Microsoft Can't Claim Victory in Security Battle

In 2002, Bill Gates changed the way Microsoft develops software. But the company has had a harder time altering users' perceptions of how secure its products are.

This version of the story originally appeared in Computerworld's print edition.

Nearly six and a half years ago, in the aftermath of the 9/11 terrorist attacks and amid concerns about growing online security threats, Bill Gates sent out a companywide e-mail at Microsoft Corp. that some people consider his most important internal memo ever.

Titled "Trustworthy Computing," the Jan. 15, 2002, missive stressed the need for Microsoft to focus on building more-secure products. "As an industry leader, we can and must do better," Gates wrote.

As Gates officially retires from his job at Microsoft, he leaves behind a company that by most accounts is doing better on security. But fully convincing users of that is an elusive goal. And increasing competition from Web 2.0 and software-as-a-service (SaaS) vendors is posing new challenges for the security development model implemented after Gates wrote his memo.

The memo set in motion a series of fundamental changes at Microsoft. It led to the creation of the company's Security Development Lifecycle (SDL) process, which was meant to ensure that flaws would be caught during development — not after products were released. Millions of dollars were spent to put every developer through SDL training, and work on Windows was shut down for 10 weeks while the training was done.

The marching orders issued by Gates also resulted in the monthly "Patch Tuesday" release schedule that Microsoft adopted in October 2003. In addition, his memo set the tone for a gradual thawing of the once icy relationship between the company and external security researchers.

Prior to penning the memo, "Gates was the biggest reason why Microsoft was having so many security problems," Gartner Inc. analyst John Pescatore said. "He was a market-driven guy who said that [customers] didn't want more security but more ease of use."

Pescatore added that Gates' "epiphany" drove changes not just at the technical level, but also in how Microsoft evaluated product managers, reviewed product performance internally and decided that software was ready to be released.

Despite all that has been done, though, it has been harder than Microsoft expected to convince corporate buyers that the company's software is in fact more secure than it used to be, said Khalid Kark, an analyst at Forrester Research Inc.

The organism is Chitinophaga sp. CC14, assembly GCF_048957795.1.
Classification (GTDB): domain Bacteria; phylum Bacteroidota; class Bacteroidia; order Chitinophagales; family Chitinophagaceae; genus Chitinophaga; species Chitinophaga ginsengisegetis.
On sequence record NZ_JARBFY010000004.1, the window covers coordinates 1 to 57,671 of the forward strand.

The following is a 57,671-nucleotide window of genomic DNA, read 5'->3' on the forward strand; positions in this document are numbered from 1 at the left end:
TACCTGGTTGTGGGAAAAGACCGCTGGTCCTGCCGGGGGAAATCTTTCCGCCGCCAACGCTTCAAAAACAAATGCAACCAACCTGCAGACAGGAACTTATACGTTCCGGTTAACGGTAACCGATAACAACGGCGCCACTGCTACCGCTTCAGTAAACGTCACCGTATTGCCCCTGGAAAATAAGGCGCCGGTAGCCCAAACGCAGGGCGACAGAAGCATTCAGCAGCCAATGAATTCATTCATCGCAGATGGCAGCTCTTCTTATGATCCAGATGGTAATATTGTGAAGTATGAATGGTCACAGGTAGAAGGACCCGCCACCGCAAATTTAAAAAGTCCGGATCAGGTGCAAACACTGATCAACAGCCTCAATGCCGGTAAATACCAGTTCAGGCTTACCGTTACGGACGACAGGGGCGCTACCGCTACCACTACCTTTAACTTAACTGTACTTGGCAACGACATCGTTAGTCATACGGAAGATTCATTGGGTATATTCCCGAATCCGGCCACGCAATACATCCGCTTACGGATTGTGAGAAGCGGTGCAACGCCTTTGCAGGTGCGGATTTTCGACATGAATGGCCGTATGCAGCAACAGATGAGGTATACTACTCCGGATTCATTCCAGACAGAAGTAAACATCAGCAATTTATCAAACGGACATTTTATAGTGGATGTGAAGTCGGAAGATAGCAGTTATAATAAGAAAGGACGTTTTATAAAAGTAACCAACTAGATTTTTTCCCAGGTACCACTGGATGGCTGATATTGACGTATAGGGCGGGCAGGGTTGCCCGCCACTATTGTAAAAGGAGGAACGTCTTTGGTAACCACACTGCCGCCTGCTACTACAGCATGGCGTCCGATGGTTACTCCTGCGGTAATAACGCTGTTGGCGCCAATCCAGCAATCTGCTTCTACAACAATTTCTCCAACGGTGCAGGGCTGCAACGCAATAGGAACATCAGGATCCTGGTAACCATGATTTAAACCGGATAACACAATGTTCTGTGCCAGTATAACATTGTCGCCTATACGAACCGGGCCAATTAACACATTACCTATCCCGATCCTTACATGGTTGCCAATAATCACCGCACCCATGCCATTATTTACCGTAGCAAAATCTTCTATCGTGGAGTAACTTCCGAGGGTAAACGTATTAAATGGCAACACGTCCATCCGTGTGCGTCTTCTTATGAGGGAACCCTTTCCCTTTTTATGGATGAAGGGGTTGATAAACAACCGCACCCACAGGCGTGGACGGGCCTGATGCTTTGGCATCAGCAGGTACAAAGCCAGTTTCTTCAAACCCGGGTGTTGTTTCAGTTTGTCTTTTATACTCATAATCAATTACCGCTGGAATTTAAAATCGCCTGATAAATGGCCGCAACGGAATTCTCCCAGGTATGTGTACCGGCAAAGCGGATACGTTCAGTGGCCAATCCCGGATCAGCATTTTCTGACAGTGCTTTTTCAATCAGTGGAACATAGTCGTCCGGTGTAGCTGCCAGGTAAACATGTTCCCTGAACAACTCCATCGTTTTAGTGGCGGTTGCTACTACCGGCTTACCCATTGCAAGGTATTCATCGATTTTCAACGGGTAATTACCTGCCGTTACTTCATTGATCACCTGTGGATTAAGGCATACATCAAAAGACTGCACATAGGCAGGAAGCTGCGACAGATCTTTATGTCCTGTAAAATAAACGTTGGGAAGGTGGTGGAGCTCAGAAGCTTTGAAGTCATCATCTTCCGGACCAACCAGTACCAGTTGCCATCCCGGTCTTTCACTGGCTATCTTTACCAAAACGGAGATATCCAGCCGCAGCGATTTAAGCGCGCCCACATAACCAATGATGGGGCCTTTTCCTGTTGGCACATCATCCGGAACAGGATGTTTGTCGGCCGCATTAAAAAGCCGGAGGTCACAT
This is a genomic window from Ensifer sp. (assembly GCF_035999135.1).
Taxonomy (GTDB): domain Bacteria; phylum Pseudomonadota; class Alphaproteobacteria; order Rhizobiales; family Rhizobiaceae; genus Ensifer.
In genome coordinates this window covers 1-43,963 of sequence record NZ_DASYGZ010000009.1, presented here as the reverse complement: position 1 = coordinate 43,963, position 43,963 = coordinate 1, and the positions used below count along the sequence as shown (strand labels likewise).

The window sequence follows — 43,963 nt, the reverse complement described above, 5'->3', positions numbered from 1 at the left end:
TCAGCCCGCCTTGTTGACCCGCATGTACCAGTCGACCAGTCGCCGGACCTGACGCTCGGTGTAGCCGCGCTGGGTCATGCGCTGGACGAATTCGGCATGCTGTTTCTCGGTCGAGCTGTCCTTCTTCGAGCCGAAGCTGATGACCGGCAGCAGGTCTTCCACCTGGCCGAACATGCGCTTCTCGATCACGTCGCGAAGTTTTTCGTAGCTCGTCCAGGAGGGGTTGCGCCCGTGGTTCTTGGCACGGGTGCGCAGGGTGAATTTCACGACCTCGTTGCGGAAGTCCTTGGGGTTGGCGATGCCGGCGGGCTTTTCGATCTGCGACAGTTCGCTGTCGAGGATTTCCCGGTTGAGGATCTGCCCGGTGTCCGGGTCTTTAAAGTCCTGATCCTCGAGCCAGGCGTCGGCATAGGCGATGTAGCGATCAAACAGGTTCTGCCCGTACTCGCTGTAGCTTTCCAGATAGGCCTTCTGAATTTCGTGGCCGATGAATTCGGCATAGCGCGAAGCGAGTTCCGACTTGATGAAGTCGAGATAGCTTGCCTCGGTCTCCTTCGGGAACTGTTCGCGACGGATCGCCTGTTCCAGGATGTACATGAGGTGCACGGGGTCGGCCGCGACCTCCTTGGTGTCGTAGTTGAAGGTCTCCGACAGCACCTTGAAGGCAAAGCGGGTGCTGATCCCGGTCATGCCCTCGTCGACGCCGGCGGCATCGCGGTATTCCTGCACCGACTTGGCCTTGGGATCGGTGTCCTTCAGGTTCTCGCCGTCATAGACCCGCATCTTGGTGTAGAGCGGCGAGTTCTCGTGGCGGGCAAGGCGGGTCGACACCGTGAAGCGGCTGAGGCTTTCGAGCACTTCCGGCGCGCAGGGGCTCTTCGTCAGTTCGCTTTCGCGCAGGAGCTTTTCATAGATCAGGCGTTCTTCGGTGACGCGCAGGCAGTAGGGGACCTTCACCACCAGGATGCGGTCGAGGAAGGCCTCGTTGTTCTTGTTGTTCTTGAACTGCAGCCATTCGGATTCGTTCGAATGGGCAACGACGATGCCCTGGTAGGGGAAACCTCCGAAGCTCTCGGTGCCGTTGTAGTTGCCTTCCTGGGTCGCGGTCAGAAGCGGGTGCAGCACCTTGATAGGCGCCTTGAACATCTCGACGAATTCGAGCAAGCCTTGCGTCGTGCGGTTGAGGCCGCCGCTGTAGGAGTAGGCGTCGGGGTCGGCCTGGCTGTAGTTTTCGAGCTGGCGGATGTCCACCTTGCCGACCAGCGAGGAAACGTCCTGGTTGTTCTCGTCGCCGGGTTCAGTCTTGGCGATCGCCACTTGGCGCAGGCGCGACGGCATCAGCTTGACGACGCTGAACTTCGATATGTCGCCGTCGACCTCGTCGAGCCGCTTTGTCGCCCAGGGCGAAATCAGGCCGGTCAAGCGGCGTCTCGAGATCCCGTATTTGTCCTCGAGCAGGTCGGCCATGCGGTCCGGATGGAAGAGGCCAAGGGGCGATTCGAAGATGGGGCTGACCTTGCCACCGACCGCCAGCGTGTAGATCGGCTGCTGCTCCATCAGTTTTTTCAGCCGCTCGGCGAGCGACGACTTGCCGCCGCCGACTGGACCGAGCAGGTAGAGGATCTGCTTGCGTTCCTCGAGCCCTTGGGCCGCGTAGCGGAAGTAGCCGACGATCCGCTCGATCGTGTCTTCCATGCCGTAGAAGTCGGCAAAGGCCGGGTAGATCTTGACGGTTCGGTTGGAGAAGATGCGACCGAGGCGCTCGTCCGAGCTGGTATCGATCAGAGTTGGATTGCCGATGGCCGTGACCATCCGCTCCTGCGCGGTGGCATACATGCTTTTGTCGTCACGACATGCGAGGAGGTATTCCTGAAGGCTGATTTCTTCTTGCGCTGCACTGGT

That's true in large part because numerous holes continue to be found in Microsoft products — even ones that have gone through the SDL process from the start, such as Windows Vista. This month, for example, Microsoft issued seven patches to fix a total of 10 security flaws. In February, it released 17 patches, the most since the previous February.

"I think the whole environment has gotten better," said David Jordan, chief information security officer for the Arlington County government in Virginia. "But we still have 'Terrible Tuesdays,' and sometimes patches to fix patches."

In his eyes, the problem is that by the time Gates took action, Microsoft was simply too big to quickly put top-down changes into effect. Gates "did the right thing," Jordan said. "But did he do it soon enough? No."

There is general agreement that bugs are inevitable and that Microsoft's massive user base makes it a big target for attackers. But the steady drumbeat of patch releases has tarnished the company's efforts to improve its security standing, according to Kark.

"I think they expected an overnight shift in terms of perception. It didn't happen," he said. "It's only now that we're starting to see Microsoft being recognized as a company that understands security issues."

Pescatore said a potential new problem is that the SDL proc­ess may not be flexible enough for the Web 2.0 and SaaS models. But, he added, Microsoft has yet come out with "a lighter-weight version of SDL for products on a faster life cycle."

And not everyone is convinced that Microsoft has done enough. David Rice, author of the book Geekonomics: The Real Cost of Insecure Software, said he thinks that security has only gone from being a "tertiary issue" at Microsoft to being an "ancillary" one.

Copyright © 2008 IDG Communications, Inc.

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